Tuesday, December 15, 2009

Will YOU Be My Facebook Friend?


This just in from the trenches:

Judges and lawyers in Florida can no longer be Facebook friends.

In a recent opinion, the state’s Judicial Ethics Advisory Committee decided it was time to set limits on judicial behavior online. When judges “friend” lawyers who may appear before them, the committee said, it creates the appearance of a conflict of interest, since it “reasonably conveys to others the impression that these lawyer ‘friends’ are in a special position to influence the judge.”

In practice, of course, actual friends and Facebook friends can be as different as leather and pleather, and the committee did recognize that online friends were not the same as friends in the traditional sense. A minority of the panel would have allowed Facebook friendship, which it characterized as more like “a contact or acquaintance” without conveying the notion of “feelings of affection or personal regard.”
(courtesy NYTimes.com)
Aside from the author's outright theft of my famous "leather and pleather" analogy, this article makes me smile in the same way as I did when Congress weighed in on the baseball steroid scandal and when the media thought we needed to know that Chesley (Sully) Sullenberger is his wife's "hero in the bedroom."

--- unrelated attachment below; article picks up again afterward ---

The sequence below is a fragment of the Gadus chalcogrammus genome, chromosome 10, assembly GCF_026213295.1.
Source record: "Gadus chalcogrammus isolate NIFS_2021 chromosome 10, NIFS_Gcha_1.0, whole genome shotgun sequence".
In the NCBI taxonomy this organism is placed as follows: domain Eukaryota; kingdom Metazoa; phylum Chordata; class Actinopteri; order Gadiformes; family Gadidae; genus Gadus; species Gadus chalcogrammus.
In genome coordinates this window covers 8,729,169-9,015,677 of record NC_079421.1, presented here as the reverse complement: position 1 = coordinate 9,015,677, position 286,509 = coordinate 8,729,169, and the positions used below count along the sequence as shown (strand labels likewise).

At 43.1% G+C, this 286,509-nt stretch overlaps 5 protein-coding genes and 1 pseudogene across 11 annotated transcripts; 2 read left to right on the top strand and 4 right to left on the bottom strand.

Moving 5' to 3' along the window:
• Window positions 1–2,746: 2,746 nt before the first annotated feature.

All are prime examples of people's time wasted for no good reason. Who gives a shit if judges are Facebook friends with lawyers? Is it not more important to make sure that judges and lawyers are honest? Why not spend time policing the actual problem of undue influence, rather than merely pay lip service to the task by taking time away from real cases to dictate people's Facebook friends?

Meanwhile, to all you judges and lawyers out there, I am truly sorry that, as a result of this senseless decision, people all over the world will now have a skewed perception of your coolness.

When the hot girl from high school (now fat with kids) cruises the net late at night, looking up potential gold mines with a Virginia Slim Menthol 100 pressed firmly between her lips, she will laugh derisively when she sees you only have 32 friends, 28 of whom are members of your extended family) and write some cruel post on your wall like "Some things never change, dweeb-o! LOL!" and it will hurt you more than anybody will ever know.

Look on the bright side, though, Judge Dweebo--you could always exact revenge via a groundbreaking legal decision that limits the number of Facebook friends to 32 systemwide. Or maybe the entire legal community will quietly retreat into the dark Filipino underworld that is Friendster and nobody will notice?

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